No question that the Swiss will avoid blacklisting by changing the law in 2009 or 2010 to the minimum disclosure required. Of course, the loophole will be for all foreigners to form corporations [think panama]. I wudn’t write about it publicly or else BB will shut this loophole, but that is exactly what happened to get Monaco off the blacklist.
Some 50,000 “private” accounts became corporate or institutional a few years ago when the disclosure/withholding laws went into effect.
The panel is likely to look at whether Switzerland’s banks should change their rules on client confidentiality. Swiss law defines tax evasion as a civil, rather than a criminal offense. That protects depositors from scrutiny, because the country’s banking rules say that bank data can be provided to foreign governments only in criminal cases.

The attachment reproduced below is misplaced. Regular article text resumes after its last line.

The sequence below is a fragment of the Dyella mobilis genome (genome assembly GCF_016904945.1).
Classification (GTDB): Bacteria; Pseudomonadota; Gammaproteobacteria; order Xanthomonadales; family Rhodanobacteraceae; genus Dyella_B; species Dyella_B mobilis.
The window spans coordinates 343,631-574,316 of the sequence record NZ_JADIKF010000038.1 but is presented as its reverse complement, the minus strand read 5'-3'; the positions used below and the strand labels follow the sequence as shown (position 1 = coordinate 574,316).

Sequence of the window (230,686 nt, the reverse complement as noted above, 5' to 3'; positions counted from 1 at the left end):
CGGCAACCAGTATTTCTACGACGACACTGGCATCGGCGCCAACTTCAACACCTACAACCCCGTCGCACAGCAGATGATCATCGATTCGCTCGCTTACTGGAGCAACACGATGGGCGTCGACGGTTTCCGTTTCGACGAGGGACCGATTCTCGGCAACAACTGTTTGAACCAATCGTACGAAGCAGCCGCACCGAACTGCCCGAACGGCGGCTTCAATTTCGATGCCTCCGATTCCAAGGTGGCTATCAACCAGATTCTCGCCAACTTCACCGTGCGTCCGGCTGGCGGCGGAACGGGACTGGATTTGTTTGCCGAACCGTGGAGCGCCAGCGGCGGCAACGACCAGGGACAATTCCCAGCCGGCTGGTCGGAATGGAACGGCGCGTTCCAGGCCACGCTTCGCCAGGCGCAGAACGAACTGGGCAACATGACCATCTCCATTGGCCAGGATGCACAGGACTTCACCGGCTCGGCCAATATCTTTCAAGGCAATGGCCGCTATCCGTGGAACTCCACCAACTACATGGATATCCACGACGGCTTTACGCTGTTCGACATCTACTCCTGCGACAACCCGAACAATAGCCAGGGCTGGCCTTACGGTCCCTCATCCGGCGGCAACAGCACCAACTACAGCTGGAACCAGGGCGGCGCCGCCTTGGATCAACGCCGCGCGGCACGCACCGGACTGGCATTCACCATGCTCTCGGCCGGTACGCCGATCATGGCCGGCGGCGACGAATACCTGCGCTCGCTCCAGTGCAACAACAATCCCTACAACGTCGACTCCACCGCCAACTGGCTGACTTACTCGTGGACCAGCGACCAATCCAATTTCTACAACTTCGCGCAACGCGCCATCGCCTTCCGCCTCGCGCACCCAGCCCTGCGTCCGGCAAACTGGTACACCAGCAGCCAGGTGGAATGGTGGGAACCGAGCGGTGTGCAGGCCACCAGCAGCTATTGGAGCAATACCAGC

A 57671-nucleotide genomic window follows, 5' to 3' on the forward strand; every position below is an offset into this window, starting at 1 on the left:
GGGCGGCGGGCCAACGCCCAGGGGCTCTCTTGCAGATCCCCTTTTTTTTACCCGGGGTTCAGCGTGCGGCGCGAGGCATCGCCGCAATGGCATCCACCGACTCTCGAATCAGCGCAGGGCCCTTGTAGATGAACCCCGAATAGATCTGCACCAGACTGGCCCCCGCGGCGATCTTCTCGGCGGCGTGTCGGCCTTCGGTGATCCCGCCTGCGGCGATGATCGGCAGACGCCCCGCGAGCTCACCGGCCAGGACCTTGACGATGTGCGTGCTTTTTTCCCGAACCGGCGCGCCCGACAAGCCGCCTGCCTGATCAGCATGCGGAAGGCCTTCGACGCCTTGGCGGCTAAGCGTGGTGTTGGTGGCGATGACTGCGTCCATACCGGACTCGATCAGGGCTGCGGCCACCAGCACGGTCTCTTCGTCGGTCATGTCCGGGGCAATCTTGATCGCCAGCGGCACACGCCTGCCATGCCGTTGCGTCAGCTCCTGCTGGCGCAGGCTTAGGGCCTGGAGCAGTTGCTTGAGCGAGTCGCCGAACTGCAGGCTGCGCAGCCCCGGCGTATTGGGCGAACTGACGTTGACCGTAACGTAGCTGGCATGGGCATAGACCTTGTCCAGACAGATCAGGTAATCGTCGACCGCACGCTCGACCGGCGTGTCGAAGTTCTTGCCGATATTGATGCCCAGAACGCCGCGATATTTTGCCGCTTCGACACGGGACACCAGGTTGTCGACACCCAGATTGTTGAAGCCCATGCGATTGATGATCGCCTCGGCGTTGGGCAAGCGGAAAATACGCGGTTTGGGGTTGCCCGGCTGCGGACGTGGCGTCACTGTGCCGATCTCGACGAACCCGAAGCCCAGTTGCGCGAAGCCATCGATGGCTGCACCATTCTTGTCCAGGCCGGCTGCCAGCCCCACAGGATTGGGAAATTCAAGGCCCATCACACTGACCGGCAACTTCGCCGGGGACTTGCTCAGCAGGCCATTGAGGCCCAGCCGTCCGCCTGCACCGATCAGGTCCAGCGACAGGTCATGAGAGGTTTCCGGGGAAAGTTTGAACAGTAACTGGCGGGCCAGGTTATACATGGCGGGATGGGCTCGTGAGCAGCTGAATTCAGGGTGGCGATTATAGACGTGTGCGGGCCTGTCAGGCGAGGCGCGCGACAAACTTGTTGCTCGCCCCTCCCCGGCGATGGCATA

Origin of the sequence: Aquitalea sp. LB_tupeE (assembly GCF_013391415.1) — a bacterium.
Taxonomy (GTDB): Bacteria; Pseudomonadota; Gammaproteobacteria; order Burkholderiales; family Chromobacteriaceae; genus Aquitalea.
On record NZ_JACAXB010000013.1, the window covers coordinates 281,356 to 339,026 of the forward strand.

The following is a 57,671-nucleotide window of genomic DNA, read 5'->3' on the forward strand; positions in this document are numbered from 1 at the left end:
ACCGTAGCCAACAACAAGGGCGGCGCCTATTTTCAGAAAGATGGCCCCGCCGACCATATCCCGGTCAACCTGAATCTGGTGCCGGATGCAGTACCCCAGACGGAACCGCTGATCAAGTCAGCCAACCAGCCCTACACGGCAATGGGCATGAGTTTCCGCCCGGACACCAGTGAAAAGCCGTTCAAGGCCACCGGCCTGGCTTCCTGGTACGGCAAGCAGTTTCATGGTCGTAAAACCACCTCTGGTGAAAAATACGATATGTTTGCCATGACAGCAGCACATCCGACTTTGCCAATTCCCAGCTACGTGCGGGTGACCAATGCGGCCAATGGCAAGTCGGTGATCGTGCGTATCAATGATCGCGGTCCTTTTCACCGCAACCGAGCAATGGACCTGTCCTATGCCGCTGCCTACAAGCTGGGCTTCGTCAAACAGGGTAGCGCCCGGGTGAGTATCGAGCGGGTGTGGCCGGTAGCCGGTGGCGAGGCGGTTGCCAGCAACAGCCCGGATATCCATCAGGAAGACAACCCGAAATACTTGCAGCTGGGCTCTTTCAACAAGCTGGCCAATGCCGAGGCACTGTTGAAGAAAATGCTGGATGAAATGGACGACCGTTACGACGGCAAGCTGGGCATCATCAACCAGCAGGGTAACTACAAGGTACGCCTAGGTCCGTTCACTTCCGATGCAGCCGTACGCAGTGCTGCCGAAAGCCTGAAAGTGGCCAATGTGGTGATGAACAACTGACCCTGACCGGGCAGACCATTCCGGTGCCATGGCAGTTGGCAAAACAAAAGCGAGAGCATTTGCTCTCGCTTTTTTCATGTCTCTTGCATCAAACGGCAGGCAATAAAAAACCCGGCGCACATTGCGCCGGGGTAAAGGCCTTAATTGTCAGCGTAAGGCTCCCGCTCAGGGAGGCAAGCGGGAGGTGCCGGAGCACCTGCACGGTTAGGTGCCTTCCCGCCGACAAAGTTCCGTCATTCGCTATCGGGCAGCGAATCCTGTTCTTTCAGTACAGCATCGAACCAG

Swiss prosecutors can, by contrast, provide international legal assistance in tax fraud cases, because fraud is listed in the nation’s criminal code.
It’s this distinction between tax evasion and tax fraud that the expert committee set up Friday is tasked to review. Any decisions prompted by the panel, whose deliberations will be confidential, would be taken made by the Swiss cabinet.
Swiss banks manage about 670 billion Swiss francs (about $570 billion) on behalf of foreign private investors, according to Swiss National Bank data. That’s just under 18% of the 3800 billion francs in assets managed by Swiss banks in total. Swiss banks hold about 1.4 trillion francs=2 0in assets from foreign institutional investors and about 133 billion francs from foreign corporations.
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